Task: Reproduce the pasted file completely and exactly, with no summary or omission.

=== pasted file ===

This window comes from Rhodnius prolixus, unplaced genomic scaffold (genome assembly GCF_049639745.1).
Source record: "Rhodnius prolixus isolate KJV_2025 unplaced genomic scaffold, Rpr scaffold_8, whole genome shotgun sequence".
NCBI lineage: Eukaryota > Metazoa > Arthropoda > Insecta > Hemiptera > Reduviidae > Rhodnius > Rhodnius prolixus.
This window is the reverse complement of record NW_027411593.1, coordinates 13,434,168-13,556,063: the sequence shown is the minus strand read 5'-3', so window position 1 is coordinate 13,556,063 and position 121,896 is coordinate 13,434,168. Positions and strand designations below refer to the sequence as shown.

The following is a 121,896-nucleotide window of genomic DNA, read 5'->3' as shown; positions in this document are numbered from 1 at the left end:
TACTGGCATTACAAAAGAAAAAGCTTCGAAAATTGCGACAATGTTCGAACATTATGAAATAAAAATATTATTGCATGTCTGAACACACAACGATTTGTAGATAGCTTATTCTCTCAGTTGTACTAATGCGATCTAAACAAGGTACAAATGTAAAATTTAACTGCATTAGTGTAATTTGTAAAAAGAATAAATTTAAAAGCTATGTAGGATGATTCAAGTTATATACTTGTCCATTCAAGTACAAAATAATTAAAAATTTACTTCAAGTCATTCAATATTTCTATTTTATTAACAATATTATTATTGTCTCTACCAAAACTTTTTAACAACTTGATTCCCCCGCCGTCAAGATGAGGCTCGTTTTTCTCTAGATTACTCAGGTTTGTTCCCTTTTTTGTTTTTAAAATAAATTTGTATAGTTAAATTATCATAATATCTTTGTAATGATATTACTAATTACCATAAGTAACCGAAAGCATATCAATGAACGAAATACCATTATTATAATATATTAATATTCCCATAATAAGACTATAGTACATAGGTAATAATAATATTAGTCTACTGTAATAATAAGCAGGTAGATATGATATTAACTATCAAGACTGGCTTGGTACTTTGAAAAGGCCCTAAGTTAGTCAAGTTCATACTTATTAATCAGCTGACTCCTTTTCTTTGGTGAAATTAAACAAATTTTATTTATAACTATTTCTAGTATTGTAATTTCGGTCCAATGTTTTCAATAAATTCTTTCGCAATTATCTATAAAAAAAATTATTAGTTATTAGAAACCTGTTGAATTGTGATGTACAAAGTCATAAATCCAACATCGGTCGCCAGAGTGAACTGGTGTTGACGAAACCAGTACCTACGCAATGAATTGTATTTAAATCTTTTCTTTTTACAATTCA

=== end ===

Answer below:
This window comes from Rhodnius prolixus, unplaced genomic scaffold (genome assembly GCF_049639745.1).
Source record: "Rhodnius prolixus isolate KJV_2025 unplaced genomic scaffold, Rpr scaffold_8, whole genome shotgun sequence".
NCBI lineage: Eukaryota > Metazoa > Arthropoda > Insecta > Hemiptera > Reduviidae > Rhodnius > Rhodnius prolixus.
This window is the reverse complement of record NW_027411593.1, coordinates 13,434,168-13,556,063: the sequence shown is the minus strand read 5'-3', so window position 1 is coordinate 13,556,063 and position 121,896 is coordinate 13,434,168. Positions and strand designations below refer to the sequence as shown.

The following is a 121,896-nucleotide window of genomic DNA, read 5'->3' as shown; positions in this document are numbered from 1 at the left end:
TACTGGCATTACAAAAGAAAAAGCTTCGAAAATTGCGACAATGTTCGAACATTATGAAATAAAAATATTATTGCATGTCTGAACACACAACGATTTGTAGATAGCTTATTCTCTCAGTTGTACTAATGCGATCTAAACAAGGTACAAATGTAAAATTTAACTGCATTAGTGTAATTTGTAAAAAGAATAAATTTAAAAGCTATGTAGGATGATTCAAGTTATATACTTGTCCATTCAAGTACAAAATAATTAAAAATTTACTTCAAGTCATTCAATATTTCTATTTTATTAACAATATTATTATTGTCTCTACCAAAACTTTTTAACAACTTGATTCCCCCGCCGTCAAGATGAGGCTCGTTTTTCTCTAGATTACTCAGGTTTGTTCCCTTTTTTGTTTTTAAAATAAATTTGTATAGTTAAATTATCATAATATCTTTGTAATGATATTACTAATTACCATAAGTAACCGAAAGCATATCAATGAACGAAATACCATTATTATAATATATTAATATTCCCATAATAAGACTATAGTACATAGGTAATAATAATATTAGTCTACTGTAATAATAAGCAGGTAGATATGATATTAACTATCAAGACTGGCTTGGTACTTTGAAAAGGCCCTAAGTTAGTCAAGTTCATACTTATTAATCAGCTGACTCCTTTTCTTTGGTGAAATTAAACAAATTTTATTTATAACTATTTCTAGTATTGTAATTTCGGTCCAATGTTTTCAATAAATTCTTTCGCAATTATCTATAAAAAAAATTATTAGTTATTAGAAACCTGTTGAATTGTGATGTACAAAGTCATAAATCCAACATCGGTCGCCAGAGTGAACTGGTGTTGACGAAACCAGTACCTACGCAATGAATTGTATTTAAATCTTTTCTTTTTACAATTCA